Sailing up the western arm of the Johor Straits to Danga Bay Johor was an education in the stark contrasts between Malaysia to our port and Singapore to starboard.
Wonky stilt houses and untidy fish farms on one side, manicured parks and gardens on the other.
At one stage I remarked to the other captain it seemed they were blowing up the golf course on the Singapore side. Until I saw the sign identifying the Singapore armed forces site, warning us to stay clear as they practice using explosives there.
Steering clear of the invisible line
I made sure to steer well over the imaginary line delineating the border because we hadn’t cleared into Singapore and a Singapore customs boat plus two Sing police boats stalked us and kept a very very close eye on our progress.
Danga Bay Marina
The marina at Danga Bay Johor is now closed. It was built as a photo opportunity for the potential buyers of the condos planned for the site.
An almighty thud
There were huge barges constantly filling in the Strait in readiness for construction. One evening I heard some shouting from my boat. Then an almighty thud. A barge had bashed into our jetty. No people were hurt but the damage was extensive.
A snake in the sink
Another of my more memorable experiences in the marina at Danga Bay Johor was when I discovered a snake in my galley sink.
I was on my own as the other captain had gone back to Australia to work. One morning I lifted the lid on my sink cover and saw a snake slithering round. I immediately dropped the lid back down. I’m pretty sure it was as surprised to see me as I was to see it.
And honestly I think it shat itself with the shock because it stunk seriously in there. I peeked in one more time to check I wasn’t hallucinating before deciding to do the girlie thing and ask for help to get rid of it.
Asking for help
I asked some of the staff who were hanging out on one of the boats on my jetty, but they couldn’t help because they told me “We’re scared of snakes too”.
Then one of my neighbours, the Sultan of Darwin, offered to sort my problem. He came on board and calmly picked up the writhing snake with the multigrips he was using at the time.
I asked him to show the squirming monster to the staff. The staff were suitably scared.
The last I saw of my uninvited guest was when my obliging neighbour took it down below in his own boat to show his wife.
The Sultan of Johor
Speaking of Sultans, the Sultan of Johor Bahru’s residence is just over the road from the marina. I walked past the grounds and the huge great blinking bling crown at the entrance regularly but was never tempted to trespass on account of the scary signage.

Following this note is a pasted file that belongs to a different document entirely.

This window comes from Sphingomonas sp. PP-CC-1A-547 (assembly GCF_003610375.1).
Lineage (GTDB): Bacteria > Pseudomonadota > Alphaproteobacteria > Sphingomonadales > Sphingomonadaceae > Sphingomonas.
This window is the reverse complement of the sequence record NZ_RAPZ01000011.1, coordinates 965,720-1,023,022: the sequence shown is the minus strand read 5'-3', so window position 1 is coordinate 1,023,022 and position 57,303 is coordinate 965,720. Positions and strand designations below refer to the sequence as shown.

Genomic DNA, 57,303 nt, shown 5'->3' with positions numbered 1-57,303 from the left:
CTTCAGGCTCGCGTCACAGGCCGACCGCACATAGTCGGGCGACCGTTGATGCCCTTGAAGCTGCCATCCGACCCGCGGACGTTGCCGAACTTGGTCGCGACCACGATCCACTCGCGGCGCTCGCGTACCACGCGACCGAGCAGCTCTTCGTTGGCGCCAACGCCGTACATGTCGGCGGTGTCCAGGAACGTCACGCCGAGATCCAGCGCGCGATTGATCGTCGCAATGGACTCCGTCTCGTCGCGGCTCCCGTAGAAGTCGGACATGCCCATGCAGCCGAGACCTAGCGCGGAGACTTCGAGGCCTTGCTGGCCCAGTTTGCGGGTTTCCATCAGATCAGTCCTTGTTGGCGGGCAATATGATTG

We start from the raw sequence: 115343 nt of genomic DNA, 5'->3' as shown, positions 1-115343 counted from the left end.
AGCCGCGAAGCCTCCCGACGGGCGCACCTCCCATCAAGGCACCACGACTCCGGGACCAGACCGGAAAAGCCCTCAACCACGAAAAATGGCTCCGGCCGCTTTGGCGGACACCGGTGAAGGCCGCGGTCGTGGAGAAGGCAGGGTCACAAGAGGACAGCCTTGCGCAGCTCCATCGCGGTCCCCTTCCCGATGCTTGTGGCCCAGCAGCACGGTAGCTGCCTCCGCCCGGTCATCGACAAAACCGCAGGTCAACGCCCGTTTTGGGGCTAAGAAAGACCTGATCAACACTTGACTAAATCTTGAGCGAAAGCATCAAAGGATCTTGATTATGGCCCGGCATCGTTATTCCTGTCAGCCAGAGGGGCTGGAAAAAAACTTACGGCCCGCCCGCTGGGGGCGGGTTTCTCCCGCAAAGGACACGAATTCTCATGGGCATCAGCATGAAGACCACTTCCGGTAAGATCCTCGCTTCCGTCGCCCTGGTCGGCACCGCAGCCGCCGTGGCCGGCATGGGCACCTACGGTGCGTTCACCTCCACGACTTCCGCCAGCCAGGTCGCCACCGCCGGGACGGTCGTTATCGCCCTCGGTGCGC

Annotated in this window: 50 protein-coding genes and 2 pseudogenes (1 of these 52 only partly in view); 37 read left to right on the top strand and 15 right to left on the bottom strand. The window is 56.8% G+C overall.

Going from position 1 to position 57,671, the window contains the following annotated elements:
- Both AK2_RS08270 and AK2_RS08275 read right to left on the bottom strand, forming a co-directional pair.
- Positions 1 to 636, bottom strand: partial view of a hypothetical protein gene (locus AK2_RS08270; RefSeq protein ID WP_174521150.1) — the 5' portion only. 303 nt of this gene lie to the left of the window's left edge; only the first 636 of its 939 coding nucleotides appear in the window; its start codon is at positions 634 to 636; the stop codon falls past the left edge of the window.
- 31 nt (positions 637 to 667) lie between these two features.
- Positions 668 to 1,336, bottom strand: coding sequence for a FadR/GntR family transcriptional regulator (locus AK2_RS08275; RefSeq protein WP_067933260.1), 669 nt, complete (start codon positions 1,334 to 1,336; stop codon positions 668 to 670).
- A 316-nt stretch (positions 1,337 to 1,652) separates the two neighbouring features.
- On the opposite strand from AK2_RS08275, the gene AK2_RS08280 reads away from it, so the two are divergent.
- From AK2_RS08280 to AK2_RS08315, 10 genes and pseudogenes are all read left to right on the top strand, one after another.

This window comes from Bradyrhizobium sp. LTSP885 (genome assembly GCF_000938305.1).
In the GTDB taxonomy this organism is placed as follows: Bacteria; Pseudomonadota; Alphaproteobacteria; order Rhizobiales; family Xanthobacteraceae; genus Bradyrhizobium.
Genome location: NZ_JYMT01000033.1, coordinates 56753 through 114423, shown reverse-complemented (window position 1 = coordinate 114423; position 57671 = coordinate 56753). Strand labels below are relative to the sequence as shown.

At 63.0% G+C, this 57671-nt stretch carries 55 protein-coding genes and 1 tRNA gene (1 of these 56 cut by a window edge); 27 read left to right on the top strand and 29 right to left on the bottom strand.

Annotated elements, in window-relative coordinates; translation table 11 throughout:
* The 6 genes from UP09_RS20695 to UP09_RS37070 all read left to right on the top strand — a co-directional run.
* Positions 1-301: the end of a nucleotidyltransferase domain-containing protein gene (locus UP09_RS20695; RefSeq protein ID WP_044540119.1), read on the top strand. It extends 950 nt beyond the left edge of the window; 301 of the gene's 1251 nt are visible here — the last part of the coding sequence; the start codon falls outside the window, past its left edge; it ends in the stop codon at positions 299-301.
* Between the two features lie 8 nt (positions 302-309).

I have absolutely fallen in love with Johor Bahru. After more than three years of resort islands its grittiness and purely unpretentious localness is incredibly refreshing. But I couldn’t stay in Danga Bay Johor because the marina was closing down…
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Ten sailing blogs in one: Island hopping and day sailing from Langkawi to Danga Bay
The weather gods were kind to us when we sailed our yacht Yana de Lys south from Langkawi Island to Danga Bay in Johor Bahru .
We weren’t hammered by any many sudden storms. We didn’t encounter much wind though, being so close to the Equator. We spent a lot time motoring, rather than actually sailing.
We were in no rush, just day sailing our way down the west coast of Peninsula Malaysia. Our trip was just peachy, the whole way!
Nine anchorages and two marinas
We made ten stops, mostly deserted anchorages: Pulau Tuba, Monkey Beach and Pulau Rimau (Penang), Sungei Dinding (Lumut) , Pulau Angsa, Che Mat Sin (Port Klang), Admiral Marina (Port Dickson), Pulau Besar, Tanjung Tohor, Pulau Pisang, Danga Bay.
(We’re navigating with Malaysian charts which refer to Island as Pulau, Tanjung as Cape and River as Sungei.)
First night at Pulau Tuba
We spent the first night at Pulau Tuba, just around the corner from Langkawi so we could get a head start on the 50 NM (nautical miles) plus leg to Monkey Beach at the north of Penang the next day. It was one of the rolliest anchorages I’ve slept in.